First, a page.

Previous CODOS Updates have utilized a Dust Enhanced Runoff Classification (DERC) scheme to identify prior dust-enhanced runoff cycles observed during the program’s 2006-2014 period of record that could predictively approximate the general pattern of WY 2015 runoff hydrographs in numerous Colorado watersheds.  Clearly, such a small set of cases is unlikely to capture the full range of variability in a natural process as complex as Colorado snowmelt.  In fact, WY 2015 has exhibited a new set of conditions within and even outside the DERC scheme that are determining snowmelt runoff behavior this spring.  These include early development of isothermal snowcover unrelated to dust effects, significant rain and rain-on-snow events, and (so far) still the most minimal dust loading observed to-date, with no additional events since D3 (April 14/15).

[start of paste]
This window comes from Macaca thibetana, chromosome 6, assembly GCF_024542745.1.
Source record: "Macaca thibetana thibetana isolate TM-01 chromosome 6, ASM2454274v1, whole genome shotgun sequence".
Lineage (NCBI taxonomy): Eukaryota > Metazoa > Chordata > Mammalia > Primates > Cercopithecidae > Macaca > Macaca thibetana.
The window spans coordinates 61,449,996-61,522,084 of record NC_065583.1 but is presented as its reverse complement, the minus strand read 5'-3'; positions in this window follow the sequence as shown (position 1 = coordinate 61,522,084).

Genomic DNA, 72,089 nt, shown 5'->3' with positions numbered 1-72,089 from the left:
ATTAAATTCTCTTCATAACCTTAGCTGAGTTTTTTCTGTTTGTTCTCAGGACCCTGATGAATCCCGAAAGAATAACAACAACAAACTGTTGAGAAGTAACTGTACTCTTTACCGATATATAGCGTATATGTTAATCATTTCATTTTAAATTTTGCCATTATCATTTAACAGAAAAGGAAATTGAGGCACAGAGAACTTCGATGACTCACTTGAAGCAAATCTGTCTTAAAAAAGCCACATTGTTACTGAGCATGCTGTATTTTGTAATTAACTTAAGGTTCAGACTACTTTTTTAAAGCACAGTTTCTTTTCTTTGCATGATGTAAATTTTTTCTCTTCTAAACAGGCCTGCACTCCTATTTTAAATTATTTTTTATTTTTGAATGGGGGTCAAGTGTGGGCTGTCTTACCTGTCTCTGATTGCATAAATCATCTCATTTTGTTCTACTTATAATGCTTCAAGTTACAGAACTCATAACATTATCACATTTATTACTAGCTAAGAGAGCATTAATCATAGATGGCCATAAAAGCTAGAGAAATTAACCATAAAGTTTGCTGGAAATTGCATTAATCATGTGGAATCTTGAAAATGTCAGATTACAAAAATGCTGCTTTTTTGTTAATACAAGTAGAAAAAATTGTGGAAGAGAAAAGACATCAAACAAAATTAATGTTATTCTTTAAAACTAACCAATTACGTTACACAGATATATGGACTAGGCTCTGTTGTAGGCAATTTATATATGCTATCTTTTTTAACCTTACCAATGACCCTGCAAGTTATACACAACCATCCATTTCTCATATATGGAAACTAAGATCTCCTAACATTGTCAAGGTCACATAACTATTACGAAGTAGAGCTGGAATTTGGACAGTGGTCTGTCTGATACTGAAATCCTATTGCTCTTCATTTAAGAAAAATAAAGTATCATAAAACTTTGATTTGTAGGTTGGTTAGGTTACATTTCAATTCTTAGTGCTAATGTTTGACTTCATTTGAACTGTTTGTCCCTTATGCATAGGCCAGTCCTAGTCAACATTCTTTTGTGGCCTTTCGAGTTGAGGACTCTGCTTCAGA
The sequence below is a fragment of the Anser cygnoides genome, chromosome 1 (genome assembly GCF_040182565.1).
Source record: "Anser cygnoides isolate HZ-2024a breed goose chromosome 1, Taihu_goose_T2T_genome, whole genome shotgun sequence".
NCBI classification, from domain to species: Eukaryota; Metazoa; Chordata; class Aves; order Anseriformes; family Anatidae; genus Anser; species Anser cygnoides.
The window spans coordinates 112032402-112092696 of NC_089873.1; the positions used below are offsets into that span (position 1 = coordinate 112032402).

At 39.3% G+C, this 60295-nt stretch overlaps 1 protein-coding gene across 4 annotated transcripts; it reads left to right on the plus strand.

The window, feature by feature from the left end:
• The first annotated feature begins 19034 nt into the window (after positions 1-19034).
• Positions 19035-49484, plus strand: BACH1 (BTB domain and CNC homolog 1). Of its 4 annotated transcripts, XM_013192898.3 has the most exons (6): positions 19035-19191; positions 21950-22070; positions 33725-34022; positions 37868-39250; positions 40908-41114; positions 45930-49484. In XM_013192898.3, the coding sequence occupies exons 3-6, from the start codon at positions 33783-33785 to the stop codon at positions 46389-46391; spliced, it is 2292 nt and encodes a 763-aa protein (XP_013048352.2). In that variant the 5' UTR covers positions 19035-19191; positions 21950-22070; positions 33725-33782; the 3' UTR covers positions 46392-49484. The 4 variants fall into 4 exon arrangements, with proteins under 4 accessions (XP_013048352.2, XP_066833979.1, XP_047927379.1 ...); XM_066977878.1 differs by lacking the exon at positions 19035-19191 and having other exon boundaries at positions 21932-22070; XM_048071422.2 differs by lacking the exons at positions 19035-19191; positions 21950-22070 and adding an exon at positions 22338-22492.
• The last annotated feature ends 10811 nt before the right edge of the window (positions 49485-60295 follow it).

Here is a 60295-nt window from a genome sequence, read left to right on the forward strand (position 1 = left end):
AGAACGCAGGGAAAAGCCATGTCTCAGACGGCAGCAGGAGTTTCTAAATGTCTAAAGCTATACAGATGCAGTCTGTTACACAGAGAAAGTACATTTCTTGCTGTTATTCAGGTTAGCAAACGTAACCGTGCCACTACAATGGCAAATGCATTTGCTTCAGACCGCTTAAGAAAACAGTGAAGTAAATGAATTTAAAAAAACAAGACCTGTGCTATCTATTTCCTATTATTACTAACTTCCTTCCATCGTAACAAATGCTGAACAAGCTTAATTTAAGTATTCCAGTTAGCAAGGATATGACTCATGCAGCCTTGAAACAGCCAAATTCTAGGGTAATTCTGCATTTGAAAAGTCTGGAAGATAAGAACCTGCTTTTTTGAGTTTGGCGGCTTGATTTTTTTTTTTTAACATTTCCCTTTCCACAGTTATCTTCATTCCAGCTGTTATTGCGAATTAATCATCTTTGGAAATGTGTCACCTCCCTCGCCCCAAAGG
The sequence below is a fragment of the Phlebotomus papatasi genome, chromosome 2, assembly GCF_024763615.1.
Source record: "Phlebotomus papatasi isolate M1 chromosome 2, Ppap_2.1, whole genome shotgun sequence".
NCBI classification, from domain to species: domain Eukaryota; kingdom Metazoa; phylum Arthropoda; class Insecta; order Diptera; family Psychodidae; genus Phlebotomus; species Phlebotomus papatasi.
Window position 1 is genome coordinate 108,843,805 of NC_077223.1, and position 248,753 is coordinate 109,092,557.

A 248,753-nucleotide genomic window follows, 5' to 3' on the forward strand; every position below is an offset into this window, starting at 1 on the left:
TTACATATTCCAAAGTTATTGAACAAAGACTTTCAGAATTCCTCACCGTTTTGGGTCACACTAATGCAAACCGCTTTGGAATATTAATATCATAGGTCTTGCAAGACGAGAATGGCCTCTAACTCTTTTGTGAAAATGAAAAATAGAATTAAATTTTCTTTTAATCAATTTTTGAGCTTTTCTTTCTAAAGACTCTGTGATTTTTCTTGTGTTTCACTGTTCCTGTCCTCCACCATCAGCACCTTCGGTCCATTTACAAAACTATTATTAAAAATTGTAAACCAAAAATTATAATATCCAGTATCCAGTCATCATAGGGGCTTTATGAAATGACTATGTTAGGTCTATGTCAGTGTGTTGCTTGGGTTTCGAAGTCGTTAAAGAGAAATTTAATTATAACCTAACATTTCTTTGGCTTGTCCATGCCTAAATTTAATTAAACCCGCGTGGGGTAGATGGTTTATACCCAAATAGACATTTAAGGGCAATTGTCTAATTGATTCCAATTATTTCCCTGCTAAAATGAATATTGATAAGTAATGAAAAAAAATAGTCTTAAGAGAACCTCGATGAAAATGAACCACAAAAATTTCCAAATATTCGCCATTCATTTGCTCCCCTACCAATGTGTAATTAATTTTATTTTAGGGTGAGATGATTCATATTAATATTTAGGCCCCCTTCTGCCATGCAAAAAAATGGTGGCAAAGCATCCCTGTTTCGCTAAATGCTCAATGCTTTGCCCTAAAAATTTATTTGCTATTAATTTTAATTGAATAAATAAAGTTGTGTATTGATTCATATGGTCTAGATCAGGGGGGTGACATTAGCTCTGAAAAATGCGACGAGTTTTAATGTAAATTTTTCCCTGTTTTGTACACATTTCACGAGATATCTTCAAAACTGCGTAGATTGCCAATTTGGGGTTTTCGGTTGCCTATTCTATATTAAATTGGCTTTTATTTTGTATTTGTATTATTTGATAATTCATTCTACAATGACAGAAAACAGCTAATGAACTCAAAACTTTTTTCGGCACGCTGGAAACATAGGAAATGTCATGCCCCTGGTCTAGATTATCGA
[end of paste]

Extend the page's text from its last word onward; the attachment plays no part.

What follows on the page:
Nonetheless, comparisons of current WY 2015 hydrographs to 2012 and 2007 hydrographs, in the watersheds listed below, may provide useful insights into the remainder of the spring 2015 snowmelt runoff cycle. (See CODOS site webpages for updated hydrographs and for the complete DERC hydrograph database for these watersheds.)  


As of this writing, Monday, May 18, 2015, the National Weather Service Grand Junction and Denver offices expect another period of significant winter weather in the next 24-36 hours throughout the Colorado Mountains, with the heaviest snow accumulations in the Front Range.  Unsettled weather for the remainder of the week may precede another wet and stormy weekend of May 23-24 for the mountains.